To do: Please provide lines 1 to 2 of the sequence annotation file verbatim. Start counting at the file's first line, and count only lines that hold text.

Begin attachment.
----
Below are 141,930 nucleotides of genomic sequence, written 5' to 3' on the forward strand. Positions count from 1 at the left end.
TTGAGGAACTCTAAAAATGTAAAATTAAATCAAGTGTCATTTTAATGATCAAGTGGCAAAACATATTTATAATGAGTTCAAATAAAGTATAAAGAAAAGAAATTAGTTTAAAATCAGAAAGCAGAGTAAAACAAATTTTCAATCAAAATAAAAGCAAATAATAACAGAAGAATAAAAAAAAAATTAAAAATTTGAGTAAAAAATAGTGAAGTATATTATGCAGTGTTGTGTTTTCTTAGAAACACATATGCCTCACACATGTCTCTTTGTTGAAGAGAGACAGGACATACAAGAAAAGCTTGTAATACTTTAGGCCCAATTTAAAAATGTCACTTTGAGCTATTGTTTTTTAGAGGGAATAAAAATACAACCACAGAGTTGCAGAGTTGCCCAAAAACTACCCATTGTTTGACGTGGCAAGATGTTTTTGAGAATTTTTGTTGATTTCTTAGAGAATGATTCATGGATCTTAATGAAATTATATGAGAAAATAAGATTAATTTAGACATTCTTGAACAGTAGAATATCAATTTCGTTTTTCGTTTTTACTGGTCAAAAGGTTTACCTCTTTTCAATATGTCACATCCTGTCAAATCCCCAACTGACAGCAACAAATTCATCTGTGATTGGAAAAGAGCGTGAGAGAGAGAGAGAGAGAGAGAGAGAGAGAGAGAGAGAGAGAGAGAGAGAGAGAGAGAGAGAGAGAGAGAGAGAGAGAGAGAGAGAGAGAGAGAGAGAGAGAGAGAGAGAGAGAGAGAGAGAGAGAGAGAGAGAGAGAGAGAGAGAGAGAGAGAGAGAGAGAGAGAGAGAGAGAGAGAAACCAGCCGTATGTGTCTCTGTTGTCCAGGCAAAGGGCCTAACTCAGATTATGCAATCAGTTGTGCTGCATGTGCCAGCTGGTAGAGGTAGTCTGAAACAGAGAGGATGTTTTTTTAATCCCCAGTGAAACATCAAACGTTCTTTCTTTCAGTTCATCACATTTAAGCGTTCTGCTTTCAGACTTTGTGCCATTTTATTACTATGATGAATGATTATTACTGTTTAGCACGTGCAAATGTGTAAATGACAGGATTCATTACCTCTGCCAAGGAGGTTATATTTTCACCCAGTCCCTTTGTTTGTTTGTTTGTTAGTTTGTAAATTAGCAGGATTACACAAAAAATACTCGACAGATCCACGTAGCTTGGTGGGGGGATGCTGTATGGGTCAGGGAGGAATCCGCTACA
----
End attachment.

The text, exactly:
Below are 141,930 nucleotides of genomic sequence, written 5' to 3' on the forward strand. Positions count from 1 at the left end.
TTGAGGAACTCTAAAAATGTAAAATTAAATCAAGTGTCATTTTAATGATCAAGTGGCAAAACATATTTATAATGAGTTCAAATAAAGTATAAAGAAAAGAAATTAGTTTAAAATCAGAAAGCAGAGTAAAACAAATTTTCAATCAAAATAAAAGCAAATAATAACAGAAGAATAAAAAAAAAATTAAAAATTTGAGTAAAAAATAGTGAAGTATATTATGCAGTGTTGTGTTTTCTTAGAAACACATATGCCTCACACATGTCTCTTTGTTGAAGAGAGACAGGACATACAAGAAAAGCTTGTAATACTTTAGGCCCAATTTAAAAATGTCACTTTGAGCTATTGTTTTTTAGAGGGAATAAAAATACAACCACAGAGTTGCAGAGTTGCCCAAAAACTACCCATTGTTTGACGTGGCAAGATGTTTTTGAGAATTTTTGTTGATTTCTTAGAGAATGATTCATGGATCTTAATGAAATTATATGAGAAAATAAGATTAATTTAGACATTCTTGAACAGTAGAATATCAATTTCGTTTTTCGTTTTTACTGGTCAAAAGGTTTACCTCTTTTCAATATGTCACATCCTGTCAAATCCCCAACTGACAGCAACAAATTCATCTGTGATTGGAAAAGAGCGTGAGAGAGAGAGAGAGAGAGAGAGAGAGAGAGAGAGAGAGAGAGAGAGAGAGAGAGAGAGAGAGAGAGAGAGAGAGAGAGAGAGAGAGAGAGAGAGAGAGAGAGAGAGAGAGAGAGAGAGAGAGAGAGAGAGAGAGAGAGAGAGAGAGAGAGAGAGAGAGAGAGAGAGAGAGAGAGAGAAACCAGCCGTATGTGTCTCTGTTGTCCAGGCAAAGGGCCTAACTCAGATTATGCAATCAGTTGTGCTGCATGTGCCAGCTGGTAGAGGTAGTCTGAAACAGAGAGGATGTTTTTTTAATCCCCAGTGAAACATCAAACGTTCTTTCTTTCAGTTCATCACATTTAAGCGTTCTGCTTTCAGACTTTGTGCCATTTTATTACTATGATGAATGATTATTACTGTTTAGCACGTGCAAATGTGTAAATGACAGGATTCATTACCTCTGCCAAGGAGGTTATATTTTCACCCAGTCCCTTTGTTTGTTTGTTTGTTAGTTTGTAAATTAGCAGGATTACACAAAAAATACTCGACAGATCCACGTAGCTTGGTGGGGGGATGCTGTATGGGTCAGGGAGGAATCCGCTACA